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Cable board debates hiring headhunter to find new station mgr.



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January 25, 2012 - Before a new station manager can be found to run Oxford Community Television (OCTV), local officials must decide if they wish to conduct the search themselves or hire a professional employment recruiter to do it for them.

Opinions on the subject were mixed at the Jan. 16 meeting of the Oxford Area Cable Communications Commission.

Some officials felt the commission could do it without the aid of a recruiter, commonly known as a headhunter.

"I have no objection to the commission engaging in a search for a station manager and that means that I believe the commission can do it and that we need not pay for a headhunter," said Commissioner Dave Bailey, who represents Oxford Village. "I have no objection to our going that route."

Others felt a headhunter was definitely the way to go.

"I don't think anybody on this board knows (what qualifications are needed for a station manager)," said Commissioner Sue Bossardet, who also represents Oxford Village. "That's why I think it's worth spending the money on a headhunter to do that. They would have the resources and they would be able to come up with that (list)."

"I don't think any of you have been a broadcasting manager," said Commissioner Helen Barwig, who represents Oxford Township as an alternate. "I don't think you've really gone through that studio to see what . . . anybody else in that studio does . . . Most of the headhunters do know what they're doing and (who) they're looking for. That's why they get paid big bucks."

Commissioner Wayne Hodges, who represents Addison Township, informed the board that headhunters are typically paid 25 percent of the annual compensation package for the position they're helping to fill.

"So, if it's a $45,000 annual package, which is what we would consider it to be, then you're going to pay him 25 percent of that," he said.

Under that scenario, the headhunter would be paid $11,250 for his or her services.

Some balked at paying such a hefty sum of money.

"That's the price of a good camera or (other) piece of equipment," said Jim Hughes, longtime program director for OCTV. "I think it's money ill-spent at this time."

Hughes favored having the commission conduct its own search and suggested calling places like Specs Howard School of Media Arts and television stations in Flint to get an idea of the qualifications necessary for a station manager position.

"They might be able to point you in the right direction," he said.

"I think we have to know what we're looking for before we go to a headhunter or do it ourselves," noted Commissioner Char Sutherby, who represents Leonard Village.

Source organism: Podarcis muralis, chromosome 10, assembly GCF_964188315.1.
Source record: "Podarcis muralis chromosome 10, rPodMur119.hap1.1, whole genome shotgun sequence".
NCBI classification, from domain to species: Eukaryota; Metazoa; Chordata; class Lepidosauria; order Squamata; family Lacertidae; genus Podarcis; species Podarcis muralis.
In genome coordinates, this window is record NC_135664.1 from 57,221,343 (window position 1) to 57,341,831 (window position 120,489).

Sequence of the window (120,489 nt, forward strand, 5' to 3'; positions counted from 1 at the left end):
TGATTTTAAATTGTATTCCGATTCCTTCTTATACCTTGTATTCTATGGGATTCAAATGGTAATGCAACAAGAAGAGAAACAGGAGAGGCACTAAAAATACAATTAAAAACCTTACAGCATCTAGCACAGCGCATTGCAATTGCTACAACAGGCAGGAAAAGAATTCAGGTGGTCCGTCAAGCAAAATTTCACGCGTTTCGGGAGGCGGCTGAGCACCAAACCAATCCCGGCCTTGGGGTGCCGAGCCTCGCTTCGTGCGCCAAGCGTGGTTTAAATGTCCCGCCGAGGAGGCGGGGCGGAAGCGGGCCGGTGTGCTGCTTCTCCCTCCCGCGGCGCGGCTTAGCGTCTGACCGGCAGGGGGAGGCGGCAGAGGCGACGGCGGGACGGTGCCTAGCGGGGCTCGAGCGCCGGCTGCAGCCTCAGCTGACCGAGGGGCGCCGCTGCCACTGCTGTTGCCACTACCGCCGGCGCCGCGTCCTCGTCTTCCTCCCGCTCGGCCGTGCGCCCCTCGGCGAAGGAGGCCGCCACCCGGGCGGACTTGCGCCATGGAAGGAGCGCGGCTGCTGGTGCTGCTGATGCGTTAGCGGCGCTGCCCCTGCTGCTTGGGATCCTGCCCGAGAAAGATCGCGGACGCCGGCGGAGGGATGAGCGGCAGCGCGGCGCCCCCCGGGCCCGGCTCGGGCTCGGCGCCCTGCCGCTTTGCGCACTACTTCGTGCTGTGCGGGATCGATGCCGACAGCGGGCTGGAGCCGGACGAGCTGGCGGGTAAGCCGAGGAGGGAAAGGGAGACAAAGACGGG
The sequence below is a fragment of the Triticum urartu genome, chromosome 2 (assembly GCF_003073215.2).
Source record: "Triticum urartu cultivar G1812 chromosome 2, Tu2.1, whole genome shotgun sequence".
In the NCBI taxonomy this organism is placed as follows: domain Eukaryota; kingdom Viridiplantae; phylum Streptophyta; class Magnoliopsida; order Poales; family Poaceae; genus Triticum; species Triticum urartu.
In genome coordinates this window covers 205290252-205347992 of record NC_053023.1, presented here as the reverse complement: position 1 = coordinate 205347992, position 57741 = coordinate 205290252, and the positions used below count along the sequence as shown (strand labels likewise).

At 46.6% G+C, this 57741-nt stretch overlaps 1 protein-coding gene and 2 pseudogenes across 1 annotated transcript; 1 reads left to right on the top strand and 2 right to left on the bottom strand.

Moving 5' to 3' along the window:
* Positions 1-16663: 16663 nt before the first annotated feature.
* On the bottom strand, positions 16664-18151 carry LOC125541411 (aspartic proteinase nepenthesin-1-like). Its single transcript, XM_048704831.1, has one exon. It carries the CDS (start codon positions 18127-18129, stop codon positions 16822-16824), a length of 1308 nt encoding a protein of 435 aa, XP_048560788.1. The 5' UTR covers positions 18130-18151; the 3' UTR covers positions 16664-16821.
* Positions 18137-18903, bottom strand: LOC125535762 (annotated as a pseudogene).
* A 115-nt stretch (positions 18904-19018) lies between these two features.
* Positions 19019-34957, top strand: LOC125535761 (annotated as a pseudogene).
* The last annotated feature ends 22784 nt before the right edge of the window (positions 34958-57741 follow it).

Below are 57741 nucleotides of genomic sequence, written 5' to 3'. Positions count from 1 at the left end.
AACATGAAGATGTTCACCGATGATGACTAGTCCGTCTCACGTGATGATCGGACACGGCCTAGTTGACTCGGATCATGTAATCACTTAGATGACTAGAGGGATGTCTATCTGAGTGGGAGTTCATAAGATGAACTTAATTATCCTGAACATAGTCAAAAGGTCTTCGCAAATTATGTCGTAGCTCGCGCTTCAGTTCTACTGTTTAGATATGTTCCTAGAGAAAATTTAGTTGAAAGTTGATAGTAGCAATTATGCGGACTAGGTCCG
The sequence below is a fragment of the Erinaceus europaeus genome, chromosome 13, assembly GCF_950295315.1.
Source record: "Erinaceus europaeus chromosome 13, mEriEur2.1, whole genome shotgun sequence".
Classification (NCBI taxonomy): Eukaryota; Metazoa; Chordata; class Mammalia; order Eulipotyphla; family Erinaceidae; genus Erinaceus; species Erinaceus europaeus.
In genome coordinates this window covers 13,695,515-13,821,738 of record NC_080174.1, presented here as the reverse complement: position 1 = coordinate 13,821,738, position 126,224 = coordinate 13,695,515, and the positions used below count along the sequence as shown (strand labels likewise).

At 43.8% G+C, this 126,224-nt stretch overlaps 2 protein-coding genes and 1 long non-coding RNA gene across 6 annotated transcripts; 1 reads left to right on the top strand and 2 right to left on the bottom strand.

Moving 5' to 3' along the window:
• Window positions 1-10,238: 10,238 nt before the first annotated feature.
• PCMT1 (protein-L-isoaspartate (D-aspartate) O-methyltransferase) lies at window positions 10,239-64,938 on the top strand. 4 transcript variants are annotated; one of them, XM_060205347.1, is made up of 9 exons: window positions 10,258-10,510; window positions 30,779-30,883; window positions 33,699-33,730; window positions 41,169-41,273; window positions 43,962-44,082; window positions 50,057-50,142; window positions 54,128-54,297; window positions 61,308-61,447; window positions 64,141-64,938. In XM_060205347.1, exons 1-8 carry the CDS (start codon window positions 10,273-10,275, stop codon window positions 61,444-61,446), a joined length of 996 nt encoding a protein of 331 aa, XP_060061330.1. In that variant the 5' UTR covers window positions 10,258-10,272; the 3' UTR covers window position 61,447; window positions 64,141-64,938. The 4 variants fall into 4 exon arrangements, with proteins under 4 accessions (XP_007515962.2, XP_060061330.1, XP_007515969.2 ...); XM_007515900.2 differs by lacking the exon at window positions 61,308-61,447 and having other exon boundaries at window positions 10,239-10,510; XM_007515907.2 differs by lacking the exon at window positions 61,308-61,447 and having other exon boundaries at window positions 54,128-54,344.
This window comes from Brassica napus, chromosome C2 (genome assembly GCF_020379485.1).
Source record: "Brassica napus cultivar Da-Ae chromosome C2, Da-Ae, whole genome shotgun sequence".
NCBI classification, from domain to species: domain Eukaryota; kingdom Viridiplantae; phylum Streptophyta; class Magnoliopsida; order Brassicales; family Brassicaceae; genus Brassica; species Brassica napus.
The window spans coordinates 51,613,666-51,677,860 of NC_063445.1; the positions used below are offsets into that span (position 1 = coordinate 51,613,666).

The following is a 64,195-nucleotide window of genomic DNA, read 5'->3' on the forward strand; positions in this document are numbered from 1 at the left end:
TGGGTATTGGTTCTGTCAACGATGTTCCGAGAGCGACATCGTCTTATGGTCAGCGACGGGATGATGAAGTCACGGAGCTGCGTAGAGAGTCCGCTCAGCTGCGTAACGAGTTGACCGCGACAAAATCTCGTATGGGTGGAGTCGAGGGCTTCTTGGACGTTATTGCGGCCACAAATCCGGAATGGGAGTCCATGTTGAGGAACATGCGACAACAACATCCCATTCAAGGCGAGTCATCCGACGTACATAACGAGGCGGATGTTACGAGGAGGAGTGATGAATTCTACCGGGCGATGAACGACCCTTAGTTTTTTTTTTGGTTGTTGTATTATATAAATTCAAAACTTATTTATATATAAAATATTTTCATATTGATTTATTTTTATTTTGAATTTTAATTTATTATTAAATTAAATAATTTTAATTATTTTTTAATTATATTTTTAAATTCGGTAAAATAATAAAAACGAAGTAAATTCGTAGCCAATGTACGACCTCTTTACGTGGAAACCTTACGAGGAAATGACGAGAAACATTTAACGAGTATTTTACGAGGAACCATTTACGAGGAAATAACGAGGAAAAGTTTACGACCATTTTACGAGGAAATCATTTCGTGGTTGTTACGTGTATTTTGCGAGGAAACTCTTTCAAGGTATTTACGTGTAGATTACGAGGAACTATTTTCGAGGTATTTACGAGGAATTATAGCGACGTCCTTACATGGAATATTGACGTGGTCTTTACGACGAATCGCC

Sutherby indicated she would be okay with the commission conducting its own search "if we have in place what it is we want and somebody has the time to spend (doing it)."

Although he stated he was in favor of the commission doing its own search, Commission Chairman Melvin (Buck) Cryderman noted he understood the potential advantage of using a headhunter.

"If we get a perfect fit for us – somebody (who) really does help us out and do what we need them to do – I'm not sure $12,000 is a lot of money in that respect," said Cryderman, who represents Oxford Township. "If we had the proper guy, paying a little bit of money might not be a bad thing. But unfortunately, you don't know about that until after you meet him."

Hodges noted however the commission chooses to proceed with the station manager search is going to largely depend on the funding situation, which is currently in limbo.

Oxford Township, which contributes approximately 77 percent of OCTV's funding, is currently withholding its portion of the station's budget for 2012 until an interlocal agreement is completed and approved for the cable commission along with an update of the body's bylaws.

"I don't have a clue if I'm talking about a $250,000-a-year (station) budget or a $75,000-a-year budget going forward, if you want to know the truth," Hodges said.

Bossardet asked Hodges, who serves as the commission's treasurer, how much money the station has in its reserves. It was indicated there is roughly $400,000.

"It'll take us about a year-and-a-half to spend it at our current spending rate," Hodges noted.

Ultimately, the cable commission voted to set aside the station manager issue until the board members find out how the municipalities they each represent wish to proceed.

CJ Carnacchio is editor for The Oxford Leader. He lives in the Village of Oxford with his wife Connie and daughter Larissa. When he's not busy working on the newspaper, he enjoys cigars/pipes, Martinis/Scotch, hunting and fishing.
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